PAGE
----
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Thread: how do you treat wild feathers?

  1. Default how do you treat wild feathers?

    Is there anything special that you have to do to feathers that someone got for you? My friend hunts birds and I told him to get me some feathers from a pheasant and the ducks that he shoots. Need to know if there is something I should do about the mites that they might have on them.

  2. Default Re: how do you treat wild feathers?

    Dont know if its to late for response but, with my pheasant skins i got this year hunting a freind told me to nuke them in microwave for 2-3 mins
    this i did and them turned out fine, In past i would douse with salt keep in bag for week then hang dry by my woodstove, The microwave seemed to work faster and same result.
    here is a site about it
    FAQ - Processing Fly Tying Materials at Home
    Today is the first day of the rest of your life:
    SO GO FISHING

  3. #3
    Join Date
    Jan 2007
    Location
    Central Florida
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    Default Re: how do you treat wild feathers?

    Hi to all,

    Thanks Larry for that link. A lot of good information.

    You need to be careful storing in plastic bags. Some bugs will eat right through them. I store anything I am concern about in large mouth Mason Jars. The Mason Jar will also prevent any future invasion.

    When in Alaska I stored some dried Partridge wings in my wood shed. It got down to -55F and when I went to get them in the spring there was nothing but a few feathers scatter about. The squirrels had used them for nesting material. The also unraveled a wool skull cap and used it in their nest. This has nothing to do with the post, just a little side story.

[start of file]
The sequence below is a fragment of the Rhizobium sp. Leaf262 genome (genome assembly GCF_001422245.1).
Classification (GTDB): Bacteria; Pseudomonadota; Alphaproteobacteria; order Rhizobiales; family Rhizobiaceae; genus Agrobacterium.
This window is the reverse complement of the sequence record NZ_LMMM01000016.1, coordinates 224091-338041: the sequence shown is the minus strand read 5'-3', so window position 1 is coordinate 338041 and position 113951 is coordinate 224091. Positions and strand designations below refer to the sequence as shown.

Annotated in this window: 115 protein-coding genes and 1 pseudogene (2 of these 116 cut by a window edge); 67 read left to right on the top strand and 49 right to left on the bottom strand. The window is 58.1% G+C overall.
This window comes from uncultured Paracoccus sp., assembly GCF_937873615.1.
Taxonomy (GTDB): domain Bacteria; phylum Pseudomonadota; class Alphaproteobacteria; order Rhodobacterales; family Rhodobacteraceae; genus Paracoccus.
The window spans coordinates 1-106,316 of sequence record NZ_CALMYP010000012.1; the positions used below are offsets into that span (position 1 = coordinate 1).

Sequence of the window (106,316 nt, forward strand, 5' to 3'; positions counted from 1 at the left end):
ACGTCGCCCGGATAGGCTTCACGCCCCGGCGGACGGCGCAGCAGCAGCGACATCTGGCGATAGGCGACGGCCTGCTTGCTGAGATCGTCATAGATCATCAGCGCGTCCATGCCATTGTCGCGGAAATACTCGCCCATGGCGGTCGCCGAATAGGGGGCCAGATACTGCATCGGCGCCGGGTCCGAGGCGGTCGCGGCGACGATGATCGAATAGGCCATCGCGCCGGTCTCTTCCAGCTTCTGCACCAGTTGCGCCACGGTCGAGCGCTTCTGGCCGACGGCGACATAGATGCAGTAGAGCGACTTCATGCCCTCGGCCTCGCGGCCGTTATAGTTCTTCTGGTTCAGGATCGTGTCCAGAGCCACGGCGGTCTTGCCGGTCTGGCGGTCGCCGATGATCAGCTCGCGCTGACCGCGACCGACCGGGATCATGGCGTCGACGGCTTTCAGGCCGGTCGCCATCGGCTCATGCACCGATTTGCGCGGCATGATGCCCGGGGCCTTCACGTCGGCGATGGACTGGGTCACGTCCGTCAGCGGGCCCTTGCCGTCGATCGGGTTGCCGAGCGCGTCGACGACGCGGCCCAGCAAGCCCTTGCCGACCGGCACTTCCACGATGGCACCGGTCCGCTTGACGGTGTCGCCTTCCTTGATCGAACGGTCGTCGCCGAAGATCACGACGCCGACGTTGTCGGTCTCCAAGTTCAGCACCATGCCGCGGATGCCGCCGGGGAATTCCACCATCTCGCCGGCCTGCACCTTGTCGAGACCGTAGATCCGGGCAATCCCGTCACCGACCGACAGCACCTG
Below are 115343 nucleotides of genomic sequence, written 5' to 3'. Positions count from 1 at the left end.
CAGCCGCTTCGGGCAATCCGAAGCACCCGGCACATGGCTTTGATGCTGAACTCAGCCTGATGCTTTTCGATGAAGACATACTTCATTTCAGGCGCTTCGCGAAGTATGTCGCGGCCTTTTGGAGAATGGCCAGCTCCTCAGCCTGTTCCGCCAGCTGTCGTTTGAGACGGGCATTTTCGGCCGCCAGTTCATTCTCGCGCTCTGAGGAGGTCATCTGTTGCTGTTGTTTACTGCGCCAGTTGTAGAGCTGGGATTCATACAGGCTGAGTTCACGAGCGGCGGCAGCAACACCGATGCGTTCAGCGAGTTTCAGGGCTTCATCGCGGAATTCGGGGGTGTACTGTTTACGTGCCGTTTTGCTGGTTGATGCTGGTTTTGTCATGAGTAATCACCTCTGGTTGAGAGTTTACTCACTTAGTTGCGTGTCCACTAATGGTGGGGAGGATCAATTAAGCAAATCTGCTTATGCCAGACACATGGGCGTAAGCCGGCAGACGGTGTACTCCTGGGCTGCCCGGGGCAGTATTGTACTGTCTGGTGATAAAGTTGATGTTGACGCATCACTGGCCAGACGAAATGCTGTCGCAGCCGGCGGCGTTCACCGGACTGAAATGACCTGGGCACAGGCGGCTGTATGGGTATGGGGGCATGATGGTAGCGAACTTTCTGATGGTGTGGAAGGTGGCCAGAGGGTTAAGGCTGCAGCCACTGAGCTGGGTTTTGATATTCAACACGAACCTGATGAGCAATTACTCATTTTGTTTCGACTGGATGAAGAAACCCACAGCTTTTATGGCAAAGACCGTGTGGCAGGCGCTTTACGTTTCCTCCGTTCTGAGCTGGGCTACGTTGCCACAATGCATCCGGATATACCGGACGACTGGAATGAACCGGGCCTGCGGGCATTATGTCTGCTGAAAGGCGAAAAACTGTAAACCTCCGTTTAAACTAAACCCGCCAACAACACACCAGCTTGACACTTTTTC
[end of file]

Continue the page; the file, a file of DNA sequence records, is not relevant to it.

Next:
Frank

  4. Default Re: how do you treat wild feathers?

    I harvest many birds and animals for fly tying. Remove as much fat and flesh as possible. Salt heavily and dry them. Getting the item dry will prevent it from rotting. Many people suggest Borax as well after removing the salt. There are other chemicals you can put on the skin to preserve it, however, I like to keep it cheap. Once the item is dry you need to keep the bugs out. I have lost many items from being lazy and not storing things properly. All it took was to lose a complete rooster neck and I was convinced that I had to change. Now, I store things with mothballs. I place items in a plastic or paper bag or even in a box and throw in a handfull of mothballs. I have not lost a single item. I also use a household insecticide and spray my storage area and tying bech. This helps in the summertime.
    I also started placing loose feathers in jars. If you think you may place anything in a sealed bag or jar it had better be real dry or it will rot.

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